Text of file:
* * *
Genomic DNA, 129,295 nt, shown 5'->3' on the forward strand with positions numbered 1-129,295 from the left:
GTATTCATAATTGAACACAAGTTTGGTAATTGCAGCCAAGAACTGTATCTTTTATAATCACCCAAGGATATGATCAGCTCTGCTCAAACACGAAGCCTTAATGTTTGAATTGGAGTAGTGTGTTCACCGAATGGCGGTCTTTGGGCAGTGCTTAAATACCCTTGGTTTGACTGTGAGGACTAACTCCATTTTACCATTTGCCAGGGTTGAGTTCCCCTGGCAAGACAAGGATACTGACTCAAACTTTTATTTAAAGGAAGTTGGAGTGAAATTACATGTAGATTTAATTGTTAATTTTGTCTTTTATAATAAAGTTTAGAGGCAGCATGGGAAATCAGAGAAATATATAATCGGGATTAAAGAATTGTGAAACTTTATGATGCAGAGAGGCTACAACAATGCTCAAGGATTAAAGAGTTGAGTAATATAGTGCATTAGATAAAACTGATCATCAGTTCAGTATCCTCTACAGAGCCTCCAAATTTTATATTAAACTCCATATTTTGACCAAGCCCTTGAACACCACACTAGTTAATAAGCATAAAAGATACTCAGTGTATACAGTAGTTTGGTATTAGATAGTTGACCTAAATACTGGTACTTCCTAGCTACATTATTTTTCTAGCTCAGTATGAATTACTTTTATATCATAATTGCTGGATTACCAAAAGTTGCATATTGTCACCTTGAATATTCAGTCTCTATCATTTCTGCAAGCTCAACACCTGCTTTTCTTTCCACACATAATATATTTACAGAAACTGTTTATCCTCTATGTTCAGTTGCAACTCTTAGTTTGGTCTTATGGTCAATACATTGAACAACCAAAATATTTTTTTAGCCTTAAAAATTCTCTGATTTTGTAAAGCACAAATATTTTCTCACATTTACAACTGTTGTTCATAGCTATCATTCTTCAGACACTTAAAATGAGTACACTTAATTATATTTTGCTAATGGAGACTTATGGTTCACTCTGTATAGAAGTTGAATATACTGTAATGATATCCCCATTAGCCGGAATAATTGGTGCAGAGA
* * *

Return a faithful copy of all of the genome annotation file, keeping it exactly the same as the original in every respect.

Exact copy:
Genomic DNA, 129,295 nt, shown 5'->3' on the forward strand with positions numbered 1-129,295 from the left:
GTATTCATAATTGAACACAAGTTTGGTAATTGCAGCCAAGAACTGTATCTTTTATAATCACCCAAGGATATGATCAGCTCTGCTCAAACACGAAGCCTTAATGTTTGAATTGGAGTAGTGTGTTCACCGAATGGCGGTCTTTGGGCAGTGCTTAAATACCCTTGGTTTGACTGTGAGGACTAACTCCATTTTACCATTTGCCAGGGTTGAGTTCCCCTGGCAAGACAAGGATACTGACTCAAACTTTTATTTAAAGGAAGTTGGAGTGAAATTACATGTAGATTTAATTGTTAATTTTGTCTTTTATAATAAAGTTTAGAGGCAGCATGGGAAATCAGAGAAATATATAATCGGGATTAAAGAATTGTGAAACTTTATGATGCAGAGAGGCTACAACAATGCTCAAGGATTAAAGAGTTGAGTAATATAGTGCATTAGATAAAACTGATCATCAGTTCAGTATCCTCTACAGAGCCTCCAAATTTTATATTAAACTCCATATTTTGACCAAGCCCTTGAACACCACACTAGTTAATAAGCATAAAAGATACTCAGTGTATACAGTAGTTTGGTATTAGATAGTTGACCTAAATACTGGTACTTCCTAGCTACATTATTTTTCTAGCTCAGTATGAATTACTTTTATATCATAATTGCTGGATTACCAAAAGTTGCATATTGTCACCTTGAATATTCAGTCTCTATCATTTCTGCAAGCTCAACACCTGCTTTTCTTTCCACACATAATATATTTACAGAAACTGTTTATCCTCTATGTTCAGTTGCAACTCTTAGTTTGGTCTTATGGTCAATACATTGAACAACCAAAATATTTTTTTAGCCTTAAAAATTCTCTGATTTTGTAAAGCACAAATATTTTCTCACATTTACAACTGTTGTTCATAGCTATCATTCTTCAGACACTTAAAATGAGTACACTTAATTATATTTTGCTAATGGAGACTTATGGTTCACTCTGTATAGAAGTTGAATATACTGTAATGATATCCCCATTAGCCGGAATAATTGGTGCAGAGA